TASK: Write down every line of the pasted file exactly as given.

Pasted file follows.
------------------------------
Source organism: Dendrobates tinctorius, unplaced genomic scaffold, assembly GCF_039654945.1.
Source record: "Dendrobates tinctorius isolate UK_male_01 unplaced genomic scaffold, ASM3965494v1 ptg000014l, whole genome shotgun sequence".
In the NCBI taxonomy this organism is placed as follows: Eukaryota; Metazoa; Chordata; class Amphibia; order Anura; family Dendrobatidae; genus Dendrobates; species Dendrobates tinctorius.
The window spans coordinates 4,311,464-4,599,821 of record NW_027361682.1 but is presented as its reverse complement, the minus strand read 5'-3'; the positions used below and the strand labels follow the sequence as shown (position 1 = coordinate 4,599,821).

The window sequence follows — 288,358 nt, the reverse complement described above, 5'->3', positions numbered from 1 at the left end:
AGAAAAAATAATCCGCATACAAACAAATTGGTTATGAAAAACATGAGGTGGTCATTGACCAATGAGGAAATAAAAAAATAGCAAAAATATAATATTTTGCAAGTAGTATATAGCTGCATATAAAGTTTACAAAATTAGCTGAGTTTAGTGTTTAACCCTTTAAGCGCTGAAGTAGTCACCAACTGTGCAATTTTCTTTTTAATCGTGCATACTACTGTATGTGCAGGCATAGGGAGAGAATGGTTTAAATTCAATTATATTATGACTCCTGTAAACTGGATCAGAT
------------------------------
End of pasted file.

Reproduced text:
Source organism: Dendrobates tinctorius, unplaced genomic scaffold, assembly GCF_039654945.1.
Source record: "Dendrobates tinctorius isolate UK_male_01 unplaced genomic scaffold, ASM3965494v1 ptg000014l, whole genome shotgun sequence".
In the NCBI taxonomy this organism is placed as follows: Eukaryota; Metazoa; Chordata; class Amphibia; order Anura; family Dendrobatidae; genus Dendrobates; species Dendrobates tinctorius.
The window spans coordinates 4,311,464-4,599,821 of record NW_027361682.1 but is presented as its reverse complement, the minus strand read 5'-3'; the positions used below and the strand labels follow the sequence as shown (position 1 = coordinate 4,599,821).

The window sequence follows — 288,358 nt, the reverse complement described above, 5'->3', positions numbered from 1 at the left end:
AGAAAAAATAATCCGCATACAAACAAATTGGTTATGAAAAACATGAGGTGGTCATTGACCAATGAGGAAATAAAAAAATAGCAAAAATATAATATTTTGCAAGTAGTATATAGCTGCATATAAAGTTTACAAAATTAGCTGAGTTTAGTGTTTAACCCTTTAAGCGCTGAAGTAGTCACCAACTGTGCAATTTTCTTTTTAATCGTGCATACTACTGTATGTGCAGGCATAGGGAGAGAATGGTTTAAATTCAATTATATTATGACTCCTGTAAACTGGATCAGAT